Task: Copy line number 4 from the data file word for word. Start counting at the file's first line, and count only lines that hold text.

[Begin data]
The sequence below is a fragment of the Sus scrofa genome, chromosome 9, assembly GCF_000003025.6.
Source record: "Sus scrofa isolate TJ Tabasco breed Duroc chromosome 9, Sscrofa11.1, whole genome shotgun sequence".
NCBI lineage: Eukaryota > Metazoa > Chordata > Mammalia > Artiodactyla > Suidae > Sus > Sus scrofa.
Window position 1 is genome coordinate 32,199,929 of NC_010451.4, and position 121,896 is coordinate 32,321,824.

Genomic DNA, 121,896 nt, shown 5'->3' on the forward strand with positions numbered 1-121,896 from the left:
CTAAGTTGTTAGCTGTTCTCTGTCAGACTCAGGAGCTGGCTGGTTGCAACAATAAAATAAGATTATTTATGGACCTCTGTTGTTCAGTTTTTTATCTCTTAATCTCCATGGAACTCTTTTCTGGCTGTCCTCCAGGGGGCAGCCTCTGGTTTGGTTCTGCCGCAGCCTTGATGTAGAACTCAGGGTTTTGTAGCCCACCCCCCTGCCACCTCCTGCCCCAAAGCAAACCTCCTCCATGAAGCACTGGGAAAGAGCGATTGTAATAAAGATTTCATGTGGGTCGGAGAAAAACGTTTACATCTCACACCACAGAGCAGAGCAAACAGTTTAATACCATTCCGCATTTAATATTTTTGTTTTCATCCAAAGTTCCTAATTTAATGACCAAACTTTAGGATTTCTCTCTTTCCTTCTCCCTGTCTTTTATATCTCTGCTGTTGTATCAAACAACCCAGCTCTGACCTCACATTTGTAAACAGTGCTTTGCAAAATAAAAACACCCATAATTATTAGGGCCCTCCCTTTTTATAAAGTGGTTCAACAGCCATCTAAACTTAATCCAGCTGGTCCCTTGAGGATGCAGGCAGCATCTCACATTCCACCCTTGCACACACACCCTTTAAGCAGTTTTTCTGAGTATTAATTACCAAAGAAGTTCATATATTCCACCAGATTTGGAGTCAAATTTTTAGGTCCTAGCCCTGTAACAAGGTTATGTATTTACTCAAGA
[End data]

Window position 1 is genome coordinate 32,199,929 of NC_010451.4, and position 121,896 is coordinate 32,321,824.